It's amazing that a train conductor can't operate the trains well enough to consistently stop in the same spot, and it's friggin' dumbfounding that an operator--someone who's job it is to drive a train and is responsible for hundreds of lives--could forget how many cars were on his/her train!
As we mentioned when this topic surfaced a couple months ago, we've been on many subway systems where the location of the doors is marked ON THE PLATFORM. That's how precise they are.
The reason other systems are able to operate this way is because they've invested in reliable "Automatic Train Control" systems. Basically, autopilot for trains.
Metro has deployed ATC, but according to the Post's Robert Thompson, there "are lots of hiccups in our system."
So when will Metro get this problem fixed?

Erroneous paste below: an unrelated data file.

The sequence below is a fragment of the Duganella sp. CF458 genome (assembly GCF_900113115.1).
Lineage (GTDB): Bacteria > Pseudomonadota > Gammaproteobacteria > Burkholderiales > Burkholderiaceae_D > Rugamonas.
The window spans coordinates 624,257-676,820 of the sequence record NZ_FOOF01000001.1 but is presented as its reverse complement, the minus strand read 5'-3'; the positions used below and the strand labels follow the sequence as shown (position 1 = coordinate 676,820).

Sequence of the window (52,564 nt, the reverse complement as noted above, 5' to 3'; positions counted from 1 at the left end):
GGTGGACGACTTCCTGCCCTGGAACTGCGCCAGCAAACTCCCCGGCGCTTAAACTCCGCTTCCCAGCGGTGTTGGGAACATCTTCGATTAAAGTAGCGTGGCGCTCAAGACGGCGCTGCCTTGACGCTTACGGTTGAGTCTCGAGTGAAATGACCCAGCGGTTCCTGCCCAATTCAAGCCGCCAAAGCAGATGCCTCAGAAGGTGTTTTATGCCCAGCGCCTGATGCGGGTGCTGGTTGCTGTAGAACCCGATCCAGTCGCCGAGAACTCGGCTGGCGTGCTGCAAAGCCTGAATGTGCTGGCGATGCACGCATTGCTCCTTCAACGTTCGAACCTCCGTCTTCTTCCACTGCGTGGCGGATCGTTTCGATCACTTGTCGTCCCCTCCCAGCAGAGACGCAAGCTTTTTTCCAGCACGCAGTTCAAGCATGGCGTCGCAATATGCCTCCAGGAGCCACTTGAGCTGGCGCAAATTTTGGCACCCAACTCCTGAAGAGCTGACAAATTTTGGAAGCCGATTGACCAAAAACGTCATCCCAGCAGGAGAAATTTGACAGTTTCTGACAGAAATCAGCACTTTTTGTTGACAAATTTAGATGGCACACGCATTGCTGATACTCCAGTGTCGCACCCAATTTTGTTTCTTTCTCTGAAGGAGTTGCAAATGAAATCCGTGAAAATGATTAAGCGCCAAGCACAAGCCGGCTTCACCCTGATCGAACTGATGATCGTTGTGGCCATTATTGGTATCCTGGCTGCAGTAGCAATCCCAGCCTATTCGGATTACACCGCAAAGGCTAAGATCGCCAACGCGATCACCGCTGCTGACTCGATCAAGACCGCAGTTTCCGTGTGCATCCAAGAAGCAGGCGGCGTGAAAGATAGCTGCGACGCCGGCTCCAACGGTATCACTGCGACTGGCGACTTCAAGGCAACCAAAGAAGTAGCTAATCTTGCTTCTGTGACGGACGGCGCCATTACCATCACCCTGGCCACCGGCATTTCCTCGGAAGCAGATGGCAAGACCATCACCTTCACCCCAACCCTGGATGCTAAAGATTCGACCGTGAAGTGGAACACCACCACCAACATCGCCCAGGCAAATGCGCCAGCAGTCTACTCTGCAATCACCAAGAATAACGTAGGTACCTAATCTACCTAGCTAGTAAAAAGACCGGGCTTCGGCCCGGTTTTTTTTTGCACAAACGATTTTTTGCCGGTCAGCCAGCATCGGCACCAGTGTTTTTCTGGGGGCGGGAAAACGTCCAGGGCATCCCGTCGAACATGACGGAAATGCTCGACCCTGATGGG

Here's what they had to say.
"We are now in the process of installing new computer software that will allow 8-car trains to run with precision stopping. With 1,116 rail cars, this will take a few months. Once it is done, we will begin running the trains in automatic. Even with this new software, it will not mean that all trains will run in automatic all the time.While we wait for Metro to field the latest ATC, we recommend an investment in some sticky notes. When a driver begins a shift, they could count the cars, write it down on the sticky note and leave it on the dashboard for future reference. We're not being flip here. Post Its would be a cheap, effective way to make sure train operators remember the number of cars on the train they're driving.
We will always run in manual when there is a track maintenance, inclement weather, extremely crowded platforms etc.
Also, to keep operators current on manual mode operation, there is a requirement to run trains manually on a regular basis."
Metro employees appear to have stopped parking at the Kiss and Ride in Takoma, but now they're doing it at Braddock Road. (Thanks Addison)
Metro revisiting MetroAccess (WaPo)
Col. Pike Streetcar moving forward (DC Examiner)